Systemically important financial institutions (SIFIs) are financial institutions whose distress or disorderly failure, because of their size, complexity and systemic interconnectedness, would cause significant disruption to the wider financial system and economic activity.

At the Pittsburgh Summit in 2009, G20 Leaders called on the FSB to propose possible measures to address too-big-to-fail (TBTF) problems associated with SIFIs. In 2010 at the Seoul Summit the G20 Leaders endorsed the FSB framework for reducing the moral hazard of SIFIs (the SIFI Framework).

The objective of the SIFI Framework is to address the systemic risks and the associated moral hazard problem for institutions that are seen by markets as TBTF. It does so by reducing the probability of SIFIs failing through implementation of a multipronged and integrated set of policy measures to address systemically important financial institutions consisting of:

  • Requirements for additional loss absorption capacity to reflect the greater risks that G-SIFIs pose to the global financial system.
  • More intensive and effective supervision, including through stronger supervisory mandates, resources and powers; rigorous coordinated assessment of the risks facing the G-SIFIs through international supervisory colleges; higher supervisory expectations for firms’ risk governance and internal controls frameworks, risk management functions, and risk data aggregation capabilities.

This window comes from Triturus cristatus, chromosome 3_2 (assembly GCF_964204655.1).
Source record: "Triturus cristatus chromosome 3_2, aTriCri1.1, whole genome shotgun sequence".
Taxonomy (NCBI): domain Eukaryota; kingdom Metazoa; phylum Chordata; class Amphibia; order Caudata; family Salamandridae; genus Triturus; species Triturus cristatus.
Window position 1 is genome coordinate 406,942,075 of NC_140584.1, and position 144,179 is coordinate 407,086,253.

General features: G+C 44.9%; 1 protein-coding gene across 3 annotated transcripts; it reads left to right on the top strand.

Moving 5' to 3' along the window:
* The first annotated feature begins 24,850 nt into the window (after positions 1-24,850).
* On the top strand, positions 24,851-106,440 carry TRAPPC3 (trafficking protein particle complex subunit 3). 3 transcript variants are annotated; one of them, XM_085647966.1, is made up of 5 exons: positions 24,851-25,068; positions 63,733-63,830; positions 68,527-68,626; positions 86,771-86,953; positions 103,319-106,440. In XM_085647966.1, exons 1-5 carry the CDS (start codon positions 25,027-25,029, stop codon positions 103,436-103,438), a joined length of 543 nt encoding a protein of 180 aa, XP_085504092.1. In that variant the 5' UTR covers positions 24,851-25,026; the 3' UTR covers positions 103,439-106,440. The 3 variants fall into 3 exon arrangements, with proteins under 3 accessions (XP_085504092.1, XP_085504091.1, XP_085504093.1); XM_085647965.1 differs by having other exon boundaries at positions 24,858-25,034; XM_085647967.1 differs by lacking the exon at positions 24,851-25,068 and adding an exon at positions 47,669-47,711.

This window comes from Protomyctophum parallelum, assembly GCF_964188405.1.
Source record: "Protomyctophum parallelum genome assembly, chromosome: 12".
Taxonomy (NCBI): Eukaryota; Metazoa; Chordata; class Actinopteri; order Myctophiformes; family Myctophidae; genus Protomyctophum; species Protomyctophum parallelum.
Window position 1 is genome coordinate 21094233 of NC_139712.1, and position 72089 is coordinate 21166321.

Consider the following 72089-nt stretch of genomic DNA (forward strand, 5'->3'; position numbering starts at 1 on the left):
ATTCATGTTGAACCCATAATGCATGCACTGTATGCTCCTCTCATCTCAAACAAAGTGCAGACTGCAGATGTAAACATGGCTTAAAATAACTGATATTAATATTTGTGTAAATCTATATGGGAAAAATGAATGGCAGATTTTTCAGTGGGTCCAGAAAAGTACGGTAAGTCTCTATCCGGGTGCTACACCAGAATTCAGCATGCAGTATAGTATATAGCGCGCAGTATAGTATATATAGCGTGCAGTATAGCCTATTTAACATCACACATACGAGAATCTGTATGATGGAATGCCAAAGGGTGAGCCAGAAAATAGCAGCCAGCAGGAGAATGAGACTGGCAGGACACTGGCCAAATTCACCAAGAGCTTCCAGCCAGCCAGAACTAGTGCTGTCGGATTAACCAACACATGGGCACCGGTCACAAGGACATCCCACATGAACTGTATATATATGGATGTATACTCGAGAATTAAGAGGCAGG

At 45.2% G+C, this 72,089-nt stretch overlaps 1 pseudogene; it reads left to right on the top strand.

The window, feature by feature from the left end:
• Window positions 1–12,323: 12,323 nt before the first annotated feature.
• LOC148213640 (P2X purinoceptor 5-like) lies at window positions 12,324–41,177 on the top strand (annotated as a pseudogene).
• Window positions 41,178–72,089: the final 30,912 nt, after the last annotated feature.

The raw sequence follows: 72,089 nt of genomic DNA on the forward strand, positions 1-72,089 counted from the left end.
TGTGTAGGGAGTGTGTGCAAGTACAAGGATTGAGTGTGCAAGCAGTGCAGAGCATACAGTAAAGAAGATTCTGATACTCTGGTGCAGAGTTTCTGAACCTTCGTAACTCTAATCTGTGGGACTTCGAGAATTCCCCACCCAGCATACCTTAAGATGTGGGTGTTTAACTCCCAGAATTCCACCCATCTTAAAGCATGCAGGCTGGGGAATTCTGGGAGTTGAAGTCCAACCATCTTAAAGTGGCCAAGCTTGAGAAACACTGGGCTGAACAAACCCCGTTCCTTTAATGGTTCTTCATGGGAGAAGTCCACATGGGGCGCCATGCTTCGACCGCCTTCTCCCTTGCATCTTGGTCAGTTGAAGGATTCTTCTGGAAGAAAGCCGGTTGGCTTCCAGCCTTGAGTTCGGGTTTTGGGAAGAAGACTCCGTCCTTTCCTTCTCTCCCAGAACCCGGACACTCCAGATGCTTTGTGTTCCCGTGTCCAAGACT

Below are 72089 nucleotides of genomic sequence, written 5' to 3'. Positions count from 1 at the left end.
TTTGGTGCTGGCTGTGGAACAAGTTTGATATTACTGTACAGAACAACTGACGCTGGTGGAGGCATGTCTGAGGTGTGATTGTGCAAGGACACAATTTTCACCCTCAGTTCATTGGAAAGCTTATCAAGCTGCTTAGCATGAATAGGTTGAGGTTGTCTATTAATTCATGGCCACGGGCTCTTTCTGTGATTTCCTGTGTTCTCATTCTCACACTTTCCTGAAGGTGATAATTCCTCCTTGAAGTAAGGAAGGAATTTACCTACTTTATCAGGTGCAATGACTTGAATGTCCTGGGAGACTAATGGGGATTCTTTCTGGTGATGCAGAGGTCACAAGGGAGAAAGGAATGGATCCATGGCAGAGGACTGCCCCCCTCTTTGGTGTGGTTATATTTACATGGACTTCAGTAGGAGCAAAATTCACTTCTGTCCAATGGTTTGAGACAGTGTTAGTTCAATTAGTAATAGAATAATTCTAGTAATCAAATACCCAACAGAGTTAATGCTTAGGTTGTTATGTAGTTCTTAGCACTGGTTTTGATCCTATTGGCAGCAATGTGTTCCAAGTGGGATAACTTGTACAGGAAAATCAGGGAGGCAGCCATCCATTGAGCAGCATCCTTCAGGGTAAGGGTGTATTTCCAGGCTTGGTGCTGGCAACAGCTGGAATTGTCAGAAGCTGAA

• An international standard that sets out the responsibilities, instruments and powers that all national resolution regimes should have to enable authorities to resolve failing financial firms in an orderly manner and without exposing the taxpayer to the risk of loss (FSB Key Attributes of Effective Resolution Regimes).
  • Requirements for resolvability assessments and for recovery and resolution planning, and for the development of institution-specific cross-border cooperation agreements so that home and host authorities of G-SIFIs are better prepared for dealing with crises and have clarity on how to cooperate in a crisis.
  • A peer-based resolvability assessment process to periodically review G-SIFI resolvability at the international level.
  • Strengthened core market infrastructures to reduce the potential for contagion arising from the interconnectedness of significant market participants and the limited transparency of counterparty relationships.